False friends: Rare vs. Raro
- octubre 6, 2015
- Posted by: Joel
- Category: False Friends
As usual with false friends, these words have similar underlying ideas, but are not the same.
The English word “rare”, much like its Spanish lookalike, means that something is infrequent, perhaps even a little special. But it’s not unusual. And that’s what makes it different from the Spanish word. A more common translation for the Spanish word “raro” is “strange”, which looks a lot like “extraño”, because they both come from the same root. Check out these examples:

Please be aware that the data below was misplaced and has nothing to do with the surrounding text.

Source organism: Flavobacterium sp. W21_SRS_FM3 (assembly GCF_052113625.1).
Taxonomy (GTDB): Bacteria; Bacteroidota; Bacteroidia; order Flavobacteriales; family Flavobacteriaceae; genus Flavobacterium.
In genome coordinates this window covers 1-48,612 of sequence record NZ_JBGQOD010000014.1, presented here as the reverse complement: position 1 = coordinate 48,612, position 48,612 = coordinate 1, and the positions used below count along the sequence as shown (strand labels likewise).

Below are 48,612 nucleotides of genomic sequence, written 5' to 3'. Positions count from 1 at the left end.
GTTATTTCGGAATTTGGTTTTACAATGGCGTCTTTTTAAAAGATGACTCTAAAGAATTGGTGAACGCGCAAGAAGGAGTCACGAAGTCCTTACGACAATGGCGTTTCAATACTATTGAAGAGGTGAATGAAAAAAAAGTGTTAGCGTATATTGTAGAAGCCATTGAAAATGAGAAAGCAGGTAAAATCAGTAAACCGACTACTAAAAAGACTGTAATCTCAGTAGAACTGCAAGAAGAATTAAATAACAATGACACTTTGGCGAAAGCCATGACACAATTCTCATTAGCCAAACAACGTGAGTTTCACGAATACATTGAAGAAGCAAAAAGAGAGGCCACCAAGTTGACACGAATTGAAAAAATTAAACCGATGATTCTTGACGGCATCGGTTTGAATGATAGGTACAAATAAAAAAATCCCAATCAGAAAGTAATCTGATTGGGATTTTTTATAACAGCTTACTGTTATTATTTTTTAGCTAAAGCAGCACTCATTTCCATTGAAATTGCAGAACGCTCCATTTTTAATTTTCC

This almost flawless diamond is a rare discovery; most have many flaws.
I rarely get up before 10AM on Saturdays.
Ten years ago, foreign tourists were a rare sight in this city—now we get many!
It’s very strange to see Bill down here—normally the bosses avoid visiting this area.
It’s strange to see Mike wake up so early, since he almost always sleeps until 2PM—I’m worried.
It’s so strange to see how much the town has changed in the ten years I’ve been away.